Pupillary Light Reflex - Clinical Significance

Clinical Significance

In addition to controlling the amount of light that enters the eye, the pupillary light reflex provides a useful diagnostic tool. It allows for testing the integrity of the sensory and motor functions of the eye.

Under normal conditions, the pupils of both eyes respond identically to a light stimulus, regardless of which eye is being stimulated. Light entering one eye produces a constriction of the pupil of that eye, the direct response, as well as a constriction of the pupil of the unstimulated eye, the consensual response. Comparing these two responses in both eyes is helpful in locating a lesion.

For example, a direct response in the right pupil without a consensual response in the left pupil suggests a problem with the motor connection to the left pupil (perhaps as a result of damage to the oculomotor nerve or Edinger-Westphal nucleus of the brainstem). Lack of response to light stimulation of the right eye if both eyes respond normally to stimulation of the left eye indicates damage to the sensory input from the right eye (perhaps to the right retina or optic nerve).

Emergency room physicians routinely assess the pupillary reflex because it is useful for gauging brain stem function. Normally, pupils react (i.e. constrict) equally. Lack of the pupillary reflex or an abnormal pupillary reflex can be caused by optic nerve damage, oculomotor nerve damage, brain stem death and depressant drugs, such as barbiturates.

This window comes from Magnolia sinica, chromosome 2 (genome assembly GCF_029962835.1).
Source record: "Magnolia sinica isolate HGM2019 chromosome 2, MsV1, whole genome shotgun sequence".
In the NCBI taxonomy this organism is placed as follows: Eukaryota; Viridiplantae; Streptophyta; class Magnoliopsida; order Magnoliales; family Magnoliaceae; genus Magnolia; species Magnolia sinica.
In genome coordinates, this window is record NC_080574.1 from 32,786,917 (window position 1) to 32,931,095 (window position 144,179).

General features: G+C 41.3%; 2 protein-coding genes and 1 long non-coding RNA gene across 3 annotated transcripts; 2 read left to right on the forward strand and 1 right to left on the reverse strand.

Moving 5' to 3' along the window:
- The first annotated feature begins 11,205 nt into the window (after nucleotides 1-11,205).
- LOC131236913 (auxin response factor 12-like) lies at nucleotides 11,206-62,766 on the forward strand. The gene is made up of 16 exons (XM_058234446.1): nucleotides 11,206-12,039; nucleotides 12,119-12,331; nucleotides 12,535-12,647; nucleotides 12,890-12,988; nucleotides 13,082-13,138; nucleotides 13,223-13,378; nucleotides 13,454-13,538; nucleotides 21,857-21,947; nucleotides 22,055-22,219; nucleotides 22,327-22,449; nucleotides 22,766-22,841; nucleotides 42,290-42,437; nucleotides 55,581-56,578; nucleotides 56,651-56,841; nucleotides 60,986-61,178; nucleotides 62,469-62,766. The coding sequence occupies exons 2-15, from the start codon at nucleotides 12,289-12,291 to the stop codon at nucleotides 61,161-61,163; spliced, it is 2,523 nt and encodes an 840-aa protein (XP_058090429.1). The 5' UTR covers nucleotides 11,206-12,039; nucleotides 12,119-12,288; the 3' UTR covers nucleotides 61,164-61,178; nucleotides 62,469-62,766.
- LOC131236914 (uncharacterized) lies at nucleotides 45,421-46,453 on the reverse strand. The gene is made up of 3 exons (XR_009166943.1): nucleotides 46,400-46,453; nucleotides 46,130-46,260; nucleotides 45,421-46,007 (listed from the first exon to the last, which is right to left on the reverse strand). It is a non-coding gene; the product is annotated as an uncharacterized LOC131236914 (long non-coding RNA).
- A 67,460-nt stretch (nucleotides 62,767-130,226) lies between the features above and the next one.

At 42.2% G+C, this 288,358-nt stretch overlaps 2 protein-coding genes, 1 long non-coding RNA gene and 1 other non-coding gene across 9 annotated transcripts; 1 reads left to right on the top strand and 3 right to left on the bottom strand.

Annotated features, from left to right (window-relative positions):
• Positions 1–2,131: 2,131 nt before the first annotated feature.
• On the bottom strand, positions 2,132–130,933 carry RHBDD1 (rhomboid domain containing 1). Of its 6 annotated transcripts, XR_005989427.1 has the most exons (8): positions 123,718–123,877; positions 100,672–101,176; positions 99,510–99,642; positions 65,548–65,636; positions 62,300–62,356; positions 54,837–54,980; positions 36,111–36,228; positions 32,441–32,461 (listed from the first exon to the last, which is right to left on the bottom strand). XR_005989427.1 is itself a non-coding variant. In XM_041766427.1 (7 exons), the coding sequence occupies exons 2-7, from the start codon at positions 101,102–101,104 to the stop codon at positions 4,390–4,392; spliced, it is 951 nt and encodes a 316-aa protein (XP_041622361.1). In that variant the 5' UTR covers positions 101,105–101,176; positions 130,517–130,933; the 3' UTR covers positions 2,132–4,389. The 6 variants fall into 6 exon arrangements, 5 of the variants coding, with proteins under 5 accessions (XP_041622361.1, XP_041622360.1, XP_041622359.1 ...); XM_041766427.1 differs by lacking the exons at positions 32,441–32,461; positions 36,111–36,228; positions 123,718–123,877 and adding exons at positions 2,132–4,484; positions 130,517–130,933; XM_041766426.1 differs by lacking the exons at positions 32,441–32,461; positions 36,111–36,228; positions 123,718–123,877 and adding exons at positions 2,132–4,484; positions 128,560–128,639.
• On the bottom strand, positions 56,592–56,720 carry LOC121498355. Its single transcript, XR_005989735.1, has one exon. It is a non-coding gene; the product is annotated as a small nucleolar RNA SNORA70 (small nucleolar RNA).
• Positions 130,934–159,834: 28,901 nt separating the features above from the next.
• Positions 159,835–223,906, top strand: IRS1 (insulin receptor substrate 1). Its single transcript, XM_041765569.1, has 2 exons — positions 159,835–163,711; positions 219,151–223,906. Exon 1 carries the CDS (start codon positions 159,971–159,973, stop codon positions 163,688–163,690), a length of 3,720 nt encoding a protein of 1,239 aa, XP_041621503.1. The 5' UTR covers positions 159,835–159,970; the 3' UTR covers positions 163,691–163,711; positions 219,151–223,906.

Normally, both pupils should constrict with light shone into either eye alone. On testing each reflex for each eye, several patterns are possible.

  • Optic nerve damage on one side: (Example in parens.: Left optic nerve lesion)
    • The ipsilateral direct reflex is lost (Example: when the left eye is stimulated, neither pupil constricts, as no signals reach the brain from the left eye due to its damaged optic nerve)
    • The ipsilateral consensual reflex is INTACT (because light shone into the right eye can signal to the brain, causing constriction of both pupils via the normal oculomotor nerves)
    • The contralateral direct reflex is intact (because light shone into the right eye can signal to the brain, causing constriction of both pupils via the normal oculomotor nerves)
    • The contralateral consensual reflex is lost (because light shone into the eye on the damaged side cannot signal to the brain; therefore, despite the right eye's motor pathway (oculomotor nerve) being intact, no signals from the left eye are able to stimulate it due to the damage to the sensory pathway (optic nerve) of the left eye)
  • Oculomotor nerve damage on one side: (Example in parens: Left oculomotor lesion)
    • The ipsilateral direct reflex is lost (Example: when the left eye is stimulated, only the right pupil constricts)
    • The ipsilateral consensual reflex is lost (Example: when the right eye is stimulated, only the right pupil constricts)
    • The contralateral direct reflex is intact (because light shone into both eyes can still signal to the brain, and the pupil on the undamaged side will still be able to constrict via its normal oculomotor nerve)
    • The contralateral consensual reflex is intact (because light shone into the left eye can still signal to the brain via the normal optic nerve, causing attempted constriction of both pupils; the contralateral pupil constricts via its normal oculomotor nerve, but the ipsilateral pupil is unable to constrict due to its damaged oculomotor nerve)

Read more about this topic:  Pupillary Light Reflex

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